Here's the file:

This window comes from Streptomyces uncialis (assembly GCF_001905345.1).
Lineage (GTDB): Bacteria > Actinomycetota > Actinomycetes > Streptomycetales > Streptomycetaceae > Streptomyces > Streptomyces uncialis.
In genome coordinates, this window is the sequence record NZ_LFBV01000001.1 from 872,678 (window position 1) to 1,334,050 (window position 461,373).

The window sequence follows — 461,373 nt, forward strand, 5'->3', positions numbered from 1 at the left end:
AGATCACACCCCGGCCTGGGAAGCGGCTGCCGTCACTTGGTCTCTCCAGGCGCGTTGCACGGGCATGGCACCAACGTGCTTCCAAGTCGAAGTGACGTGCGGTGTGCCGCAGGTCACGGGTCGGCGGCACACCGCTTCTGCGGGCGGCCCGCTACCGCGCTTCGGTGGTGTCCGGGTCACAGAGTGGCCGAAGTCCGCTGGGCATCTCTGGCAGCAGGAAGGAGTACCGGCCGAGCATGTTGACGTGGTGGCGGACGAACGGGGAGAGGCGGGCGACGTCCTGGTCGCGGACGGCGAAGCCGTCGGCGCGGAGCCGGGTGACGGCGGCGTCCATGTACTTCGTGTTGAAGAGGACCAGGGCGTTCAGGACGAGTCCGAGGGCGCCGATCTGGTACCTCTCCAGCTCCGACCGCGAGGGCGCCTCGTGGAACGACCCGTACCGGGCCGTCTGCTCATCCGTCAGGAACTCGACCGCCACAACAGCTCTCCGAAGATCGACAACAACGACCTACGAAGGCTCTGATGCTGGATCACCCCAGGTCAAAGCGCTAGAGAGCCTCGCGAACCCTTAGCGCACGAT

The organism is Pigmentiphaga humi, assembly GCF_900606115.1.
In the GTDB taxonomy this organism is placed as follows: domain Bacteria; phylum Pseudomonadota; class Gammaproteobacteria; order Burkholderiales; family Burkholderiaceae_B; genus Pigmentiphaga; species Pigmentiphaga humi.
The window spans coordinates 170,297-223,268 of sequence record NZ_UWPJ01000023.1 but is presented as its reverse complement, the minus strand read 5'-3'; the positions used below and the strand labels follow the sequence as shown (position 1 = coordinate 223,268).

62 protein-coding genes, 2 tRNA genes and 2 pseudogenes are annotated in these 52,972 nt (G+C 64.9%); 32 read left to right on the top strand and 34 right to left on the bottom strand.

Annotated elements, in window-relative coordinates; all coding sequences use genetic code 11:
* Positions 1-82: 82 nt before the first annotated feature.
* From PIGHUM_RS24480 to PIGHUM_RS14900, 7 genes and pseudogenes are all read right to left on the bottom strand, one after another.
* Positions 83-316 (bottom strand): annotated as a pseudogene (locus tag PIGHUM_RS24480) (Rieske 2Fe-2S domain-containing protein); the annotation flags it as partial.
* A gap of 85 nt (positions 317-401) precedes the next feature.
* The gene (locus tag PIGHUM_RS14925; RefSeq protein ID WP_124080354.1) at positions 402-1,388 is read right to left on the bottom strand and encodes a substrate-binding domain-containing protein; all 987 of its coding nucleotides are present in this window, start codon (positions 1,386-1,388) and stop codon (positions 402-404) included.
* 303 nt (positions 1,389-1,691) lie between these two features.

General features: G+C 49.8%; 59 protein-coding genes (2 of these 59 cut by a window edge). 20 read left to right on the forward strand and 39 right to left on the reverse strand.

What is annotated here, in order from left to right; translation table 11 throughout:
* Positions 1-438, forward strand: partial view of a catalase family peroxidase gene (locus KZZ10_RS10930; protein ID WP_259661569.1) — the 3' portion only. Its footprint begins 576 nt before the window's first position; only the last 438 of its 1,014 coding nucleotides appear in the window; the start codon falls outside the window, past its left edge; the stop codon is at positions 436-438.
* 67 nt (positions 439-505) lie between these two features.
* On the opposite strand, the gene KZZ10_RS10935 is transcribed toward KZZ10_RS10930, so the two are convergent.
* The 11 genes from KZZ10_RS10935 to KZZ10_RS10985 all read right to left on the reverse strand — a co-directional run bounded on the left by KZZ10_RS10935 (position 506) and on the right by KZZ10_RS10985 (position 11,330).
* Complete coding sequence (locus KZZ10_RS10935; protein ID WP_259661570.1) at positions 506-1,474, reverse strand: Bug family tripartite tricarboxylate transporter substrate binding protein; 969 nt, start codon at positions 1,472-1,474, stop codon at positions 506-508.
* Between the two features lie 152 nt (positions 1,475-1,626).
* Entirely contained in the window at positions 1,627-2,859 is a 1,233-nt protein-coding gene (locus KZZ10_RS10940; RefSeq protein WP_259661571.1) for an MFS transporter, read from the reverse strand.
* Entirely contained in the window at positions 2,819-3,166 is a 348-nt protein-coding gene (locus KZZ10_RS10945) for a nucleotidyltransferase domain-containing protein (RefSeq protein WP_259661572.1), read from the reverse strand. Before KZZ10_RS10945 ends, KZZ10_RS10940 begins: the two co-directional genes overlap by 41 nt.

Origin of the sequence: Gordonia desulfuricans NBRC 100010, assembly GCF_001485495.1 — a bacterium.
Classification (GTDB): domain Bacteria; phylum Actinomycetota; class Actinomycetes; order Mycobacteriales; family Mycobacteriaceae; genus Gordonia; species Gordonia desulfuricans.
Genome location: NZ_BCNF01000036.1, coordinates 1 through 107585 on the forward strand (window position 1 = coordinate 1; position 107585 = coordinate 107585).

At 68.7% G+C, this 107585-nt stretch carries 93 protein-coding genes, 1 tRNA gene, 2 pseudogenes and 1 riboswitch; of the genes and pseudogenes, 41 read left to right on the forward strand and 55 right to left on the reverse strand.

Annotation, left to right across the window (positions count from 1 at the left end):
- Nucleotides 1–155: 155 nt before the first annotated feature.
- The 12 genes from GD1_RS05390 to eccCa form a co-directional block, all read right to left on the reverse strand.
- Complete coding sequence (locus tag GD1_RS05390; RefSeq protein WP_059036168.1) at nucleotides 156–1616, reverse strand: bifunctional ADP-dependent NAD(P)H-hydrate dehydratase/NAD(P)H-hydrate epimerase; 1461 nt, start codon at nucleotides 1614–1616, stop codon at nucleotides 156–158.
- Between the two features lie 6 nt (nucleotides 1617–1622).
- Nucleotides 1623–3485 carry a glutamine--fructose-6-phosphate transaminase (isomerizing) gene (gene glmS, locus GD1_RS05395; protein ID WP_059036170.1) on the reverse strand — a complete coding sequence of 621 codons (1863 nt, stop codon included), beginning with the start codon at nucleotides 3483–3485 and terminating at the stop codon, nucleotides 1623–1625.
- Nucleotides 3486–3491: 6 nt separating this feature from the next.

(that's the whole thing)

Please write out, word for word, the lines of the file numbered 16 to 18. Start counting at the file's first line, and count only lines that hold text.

* 303 nt (positions 1,389-1,691) lie between these two features.

General features: G+C 49.8%; 59 protein-coding genes (2 of these 59 cut by a window edge). 20 read left to right on the forward strand and 39 right to left on the reverse strand.

What is annotated here, in order from left to right; translation table 11 throughout: